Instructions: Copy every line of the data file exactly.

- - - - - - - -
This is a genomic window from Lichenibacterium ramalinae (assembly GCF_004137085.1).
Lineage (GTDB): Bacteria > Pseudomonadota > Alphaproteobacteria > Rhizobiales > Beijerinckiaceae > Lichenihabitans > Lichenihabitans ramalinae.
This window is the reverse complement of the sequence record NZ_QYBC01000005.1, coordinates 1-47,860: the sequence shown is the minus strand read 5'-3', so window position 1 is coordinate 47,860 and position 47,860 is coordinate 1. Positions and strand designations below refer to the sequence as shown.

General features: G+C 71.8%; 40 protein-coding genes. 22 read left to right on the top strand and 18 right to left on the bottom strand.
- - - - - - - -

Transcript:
This is a genomic window from Lichenibacterium ramalinae (assembly GCF_004137085.1).
Lineage (GTDB): Bacteria > Pseudomonadota > Alphaproteobacteria > Rhizobiales > Beijerinckiaceae > Lichenihabitans > Lichenihabitans ramalinae.
This window is the reverse complement of the sequence record NZ_QYBC01000005.1, coordinates 1-47,860: the sequence shown is the minus strand read 5'-3', so window position 1 is coordinate 47,860 and position 47,860 is coordinate 1. Positions and strand designations below refer to the sequence as shown.

General features: G+C 71.8%; 40 protein-coding genes. 22 read left to right on the top strand and 18 right to left on the bottom strand.